Jump to main content
Jump to site search

Issue 11, 2010
Previous Article Next Article

Elementary processes and limiting factors in hybrid polymer/nanoparticle solar cells

Author affiliations

Abstract

Semiconductor nanoparticles are promising for use as electron acceptors in polymer-based bulk heterojunction solar cells. Potential advantages over fullerene derivates that are widely used in organic photovoltaics are tuneable absorption properties and the possibility to use elongated nanoparticles for more efficient electron transport. Despite these advantages, efficiencies obtained with hybrid polymer/nanoparticle solar cells are still below those of state-of-the-art polymer/fullerene solar cells. This Perspective summarises the achievements in the field of hybrid solar cells, compares the knowledge on elementary processes in hybrid and organic systems and points out the most recent trends in research. The design of the polymer nanoparticle/interface by the choice of capping ligands and development of appropriate surface treatments for the nanoparticles plays an important role, and recent progress opens new perspectives for the future improvement of hybrid solar cells.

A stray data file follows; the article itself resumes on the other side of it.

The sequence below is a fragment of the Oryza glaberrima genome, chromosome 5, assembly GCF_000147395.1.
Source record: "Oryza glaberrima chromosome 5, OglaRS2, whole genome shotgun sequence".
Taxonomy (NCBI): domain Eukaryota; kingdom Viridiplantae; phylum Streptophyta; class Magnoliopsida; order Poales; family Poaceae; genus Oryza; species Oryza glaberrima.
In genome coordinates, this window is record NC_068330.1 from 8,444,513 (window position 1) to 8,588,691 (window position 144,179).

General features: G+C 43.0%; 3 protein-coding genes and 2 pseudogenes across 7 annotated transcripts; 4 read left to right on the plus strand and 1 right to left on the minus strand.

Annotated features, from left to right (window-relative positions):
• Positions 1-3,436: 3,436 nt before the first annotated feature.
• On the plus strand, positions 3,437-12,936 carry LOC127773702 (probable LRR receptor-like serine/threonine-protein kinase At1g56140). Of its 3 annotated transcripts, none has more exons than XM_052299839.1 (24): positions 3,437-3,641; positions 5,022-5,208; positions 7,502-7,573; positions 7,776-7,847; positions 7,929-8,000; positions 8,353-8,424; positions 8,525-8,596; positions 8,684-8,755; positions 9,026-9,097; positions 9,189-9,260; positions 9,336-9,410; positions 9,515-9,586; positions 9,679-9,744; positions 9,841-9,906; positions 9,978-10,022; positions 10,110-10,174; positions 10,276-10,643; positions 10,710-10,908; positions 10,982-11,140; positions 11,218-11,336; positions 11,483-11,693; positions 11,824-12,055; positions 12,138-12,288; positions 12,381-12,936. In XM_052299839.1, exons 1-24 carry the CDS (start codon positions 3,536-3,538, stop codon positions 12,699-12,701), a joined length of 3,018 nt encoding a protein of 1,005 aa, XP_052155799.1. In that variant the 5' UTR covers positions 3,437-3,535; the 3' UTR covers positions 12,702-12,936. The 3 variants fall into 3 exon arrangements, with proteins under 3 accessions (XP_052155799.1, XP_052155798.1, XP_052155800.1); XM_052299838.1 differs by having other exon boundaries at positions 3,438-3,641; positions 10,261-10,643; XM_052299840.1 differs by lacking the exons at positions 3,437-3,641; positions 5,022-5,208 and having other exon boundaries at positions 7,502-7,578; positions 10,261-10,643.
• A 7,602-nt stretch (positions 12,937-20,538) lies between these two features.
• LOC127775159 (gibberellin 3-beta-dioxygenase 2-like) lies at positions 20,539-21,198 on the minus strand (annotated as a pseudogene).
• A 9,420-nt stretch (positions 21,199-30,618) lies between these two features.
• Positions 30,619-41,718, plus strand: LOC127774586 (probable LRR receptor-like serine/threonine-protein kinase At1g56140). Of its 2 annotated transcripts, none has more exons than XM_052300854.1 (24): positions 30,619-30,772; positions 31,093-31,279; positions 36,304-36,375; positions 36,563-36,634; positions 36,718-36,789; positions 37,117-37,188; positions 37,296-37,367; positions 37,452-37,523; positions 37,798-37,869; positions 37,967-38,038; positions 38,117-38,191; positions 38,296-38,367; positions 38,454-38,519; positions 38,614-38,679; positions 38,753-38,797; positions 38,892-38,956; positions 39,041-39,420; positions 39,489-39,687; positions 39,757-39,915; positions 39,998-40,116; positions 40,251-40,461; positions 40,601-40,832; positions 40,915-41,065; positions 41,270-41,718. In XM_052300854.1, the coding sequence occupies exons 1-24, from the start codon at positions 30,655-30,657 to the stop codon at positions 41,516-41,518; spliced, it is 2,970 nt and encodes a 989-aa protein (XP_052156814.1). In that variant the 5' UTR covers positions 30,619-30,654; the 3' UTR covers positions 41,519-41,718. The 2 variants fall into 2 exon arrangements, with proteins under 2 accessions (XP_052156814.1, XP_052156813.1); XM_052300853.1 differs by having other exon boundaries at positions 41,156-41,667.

Graphical abstract: Elementary processes and limiting factors in hybrid polymer/nanoparticle solar cells

Back to tab navigation

Additions and corrections

Publication details

The article was received on 23 Jun 2010, accepted on 06 Aug 2010 and first published on 11 Oct 2010


Article type: Perspective
DOI: 10.1039/C0EE00181C
Citation: Energy Environ. Sci., 2010,3, 1682-1694
  •   Request permissions

    Elementary processes and limiting factors in hybrid polymer/nanoparticle solar cells

    H. Borchert, Energy Environ. Sci., 2010, 3, 1682
    DOI: 10.1039/C0EE00181C

Search articles by author

Spotlight

Advertisements